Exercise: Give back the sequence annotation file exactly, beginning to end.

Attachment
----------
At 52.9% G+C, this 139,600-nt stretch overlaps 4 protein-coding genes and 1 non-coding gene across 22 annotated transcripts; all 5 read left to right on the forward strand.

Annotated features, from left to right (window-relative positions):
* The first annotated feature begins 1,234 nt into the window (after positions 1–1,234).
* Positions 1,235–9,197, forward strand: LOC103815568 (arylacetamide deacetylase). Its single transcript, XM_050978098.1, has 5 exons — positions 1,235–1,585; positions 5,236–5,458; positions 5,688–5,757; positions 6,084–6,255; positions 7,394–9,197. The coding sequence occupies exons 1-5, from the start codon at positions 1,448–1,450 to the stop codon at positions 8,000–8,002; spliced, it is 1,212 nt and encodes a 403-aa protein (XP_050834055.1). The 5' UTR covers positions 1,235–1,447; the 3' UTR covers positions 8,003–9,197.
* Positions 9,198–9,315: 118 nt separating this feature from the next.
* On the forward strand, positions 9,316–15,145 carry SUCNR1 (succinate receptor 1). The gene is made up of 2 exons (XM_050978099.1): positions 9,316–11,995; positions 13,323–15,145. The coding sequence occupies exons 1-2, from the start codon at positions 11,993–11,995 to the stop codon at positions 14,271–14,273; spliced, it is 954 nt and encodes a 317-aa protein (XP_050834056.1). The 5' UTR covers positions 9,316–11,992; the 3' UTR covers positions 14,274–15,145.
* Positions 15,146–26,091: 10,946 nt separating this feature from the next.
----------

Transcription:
At 52.9% G+C, this 139,600-nt stretch overlaps 4 protein-coding genes and 1 non-coding gene across 22 annotated transcripts; all 5 read left to right on the forward strand.

Annotated features, from left to right (window-relative positions):
* The first annotated feature begins 1,234 nt into the window (after positions 1–1,234).
* Positions 1,235–9,197, forward strand: LOC103815568 (arylacetamide deacetylase). Its single transcript, XM_050978098.1, has 5 exons — positions 1,235–1,585; positions 5,236–5,458; positions 5,688–5,757; positions 6,084–6,255; positions 7,394–9,197. The coding sequence occupies exons 1-5, from the start codon at positions 1,448–1,450 to the stop codon at positions 8,000–8,002; spliced, it is 1,212 nt and encodes a 403-aa protein (XP_050834055.1). The 5' UTR covers positions 1,235–1,447; the 3' UTR covers positions 8,003–9,197.
* Positions 9,198–9,315: 118 nt separating this feature from the next.
* On the forward strand, positions 9,316–15,145 carry SUCNR1 (succinate receptor 1). The gene is made up of 2 exons (XM_050978099.1): positions 9,316–11,995; positions 13,323–15,145. The coding sequence occupies exons 1-2, from the start codon at positions 11,993–11,995 to the stop codon at positions 14,271–14,273; spliced, it is 954 nt and encodes a 317-aa protein (XP_050834056.1). The 5' UTR covers positions 9,316–11,992; the 3' UTR covers positions 14,274–15,145.
* Positions 15,146–26,091: 10,946 nt separating this feature from the next.